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C-U schools are considering metal detectors to deter violence. This researcher says that won’t help

Urbana Board of Education members debate whether to install metal detectors.

URBANA — School districts in Champaign and Urbana are considering installing metal detectors in response to a rise in youth violence. But a social science researcher says metal detectors are not as effective as more long-term violence prevention.

Jun Sung Hong is a professor at the School of Social Work at Wayne State University and a University of Illinois alum. He researches bullying, school shootings and school safety.

“My concern with metal detectors is — it might protect the students, but are we creating a prison-like setting for students? This can exacerbate behavioral problems, as studies have shown,” Hong says.

Hong says that for that reason, standard metal detectors tend not to be a very effective way to prevent youth violence.

The Champaign Unit 4 School District is deciding what kind of detector to install. Urbana District 116 has not decided whether to install metal detectors at all.

Hong guesses that less intrusive types of metal detectors might work better. For example, one company recently pitched a detector to the Urbana Board of Education that would not require students to stop walking or take off their backpacks.

Metal detectors are also limited in that they reduce gun violence within school buildings, but not within the community at large, Hong says. 

Social-emotional learning works better

Wayne State University

One of the most effective ways schools can combat youth violence is by changing how students treat one another, says Hong.

“One intervention that shows promise is social-emotional learning. Students learn proper behavior, how to handle conflict, etc. It’s not very costly, and it’s shown to decrease students’ pro-violent attitudes,” Hong says.

Hong says that these programs work best when someone fully trained in social-emotional learning (SEL) monitors the classes. Teachers with a small amount of training are helpful but don’t make a difference on their own.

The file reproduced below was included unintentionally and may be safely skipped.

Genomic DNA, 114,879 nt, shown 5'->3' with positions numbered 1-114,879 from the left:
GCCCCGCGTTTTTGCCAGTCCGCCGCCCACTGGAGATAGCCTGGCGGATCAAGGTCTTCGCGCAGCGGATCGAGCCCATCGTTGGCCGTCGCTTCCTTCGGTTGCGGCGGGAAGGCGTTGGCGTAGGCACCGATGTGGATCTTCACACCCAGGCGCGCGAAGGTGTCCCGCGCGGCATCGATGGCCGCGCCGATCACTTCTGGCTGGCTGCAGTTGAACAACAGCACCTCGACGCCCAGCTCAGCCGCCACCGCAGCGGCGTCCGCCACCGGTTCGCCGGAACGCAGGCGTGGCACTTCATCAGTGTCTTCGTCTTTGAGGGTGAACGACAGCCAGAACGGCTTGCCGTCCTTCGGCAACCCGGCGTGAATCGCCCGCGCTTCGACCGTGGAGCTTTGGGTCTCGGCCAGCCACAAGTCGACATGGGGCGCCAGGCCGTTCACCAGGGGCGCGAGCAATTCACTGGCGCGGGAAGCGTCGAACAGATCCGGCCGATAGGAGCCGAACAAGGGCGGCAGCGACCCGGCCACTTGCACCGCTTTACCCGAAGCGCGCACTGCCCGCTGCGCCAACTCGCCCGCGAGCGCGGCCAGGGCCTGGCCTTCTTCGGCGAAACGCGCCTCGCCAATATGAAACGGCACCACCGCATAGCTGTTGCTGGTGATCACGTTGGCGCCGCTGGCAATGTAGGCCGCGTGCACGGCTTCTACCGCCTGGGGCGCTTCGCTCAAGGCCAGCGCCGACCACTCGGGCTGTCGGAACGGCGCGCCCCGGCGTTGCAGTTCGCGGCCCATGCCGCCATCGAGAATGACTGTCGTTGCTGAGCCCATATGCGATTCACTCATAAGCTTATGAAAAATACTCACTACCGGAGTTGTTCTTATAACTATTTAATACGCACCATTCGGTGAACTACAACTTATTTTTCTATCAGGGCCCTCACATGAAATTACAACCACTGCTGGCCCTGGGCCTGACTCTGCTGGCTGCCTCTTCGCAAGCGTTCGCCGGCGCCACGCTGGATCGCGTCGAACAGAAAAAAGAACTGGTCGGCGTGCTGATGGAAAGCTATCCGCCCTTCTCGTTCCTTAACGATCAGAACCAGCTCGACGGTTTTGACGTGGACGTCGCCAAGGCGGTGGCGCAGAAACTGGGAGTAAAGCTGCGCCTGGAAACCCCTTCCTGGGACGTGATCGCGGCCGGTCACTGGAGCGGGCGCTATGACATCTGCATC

When Urbana Superintendent Jennifer Ivory-Tatum presented a metal detector option to the school board, she said it was one piece of what the school was doing to prevent violence. Social-emotional learning is another piece, she said.

Urbana School District 116 has implemented a nearly universal social-emotional learning program during the pandemic, according to Assistant Superintendent Kimberly Norton.

Elementary schoolers spend half an hour daily in morning meetings focused on their emotions and social skills. Middle schoolers have an SEL class on Wednesdays. Urbana High School freshmen and sophomores get SEL time in their study support classes.

Teachers conduct these classes, based on professional development the district offers.

District 116 tried out a social-emotional assessment last year, in which over 80% of students responded that they have a safe and trustworthy adult to turn to. Norton attributes that to the district’s SEL program.

These results get to other reasons why District 116 focuses on SEL, beyond preventing gun violence.

“It helps students identify how they are feeling and helps them feel that they are in a safe place to learn. When students have confidence, they are willing to take risks and be involved in new things,” Norton says.

Champaign Unit 4 administrators did not provide comment on their SEL efforts in time for publication.

Schools are still safe places

Youth violence seems to have risen during the COVID-19 pandemic after a two-decade decline, according to Hong. Cyberbullying has been particularly bad, but he says that could be due to higher levels of reporting those incidents. 

Hong emphasizes that, in general, schools are very safe places. Media coverage tends to make people think schools are unsafe or that school violence is an epidemic when it is not.

“Unfortunately, the consequence is that schools punish students unnecessarily,” he says. “In an effort to curb the violence, schools can actually make situations worse.”

Emily Hays is a reporter for Illinois Public Media. Follow her on Twitter @amihatt.

Picture of Emily Hays

Emily Hays

Emily Hays started at WILL in October 2021 after three-plus years in local newsrooms in Virginia and Connecticut. She has won state awards for her housing coverage at Charlottesville Tomorrow and her education reporting at the New Haven Independent. Emily graduated from Yale University where she majored in History and South Asian Studies.

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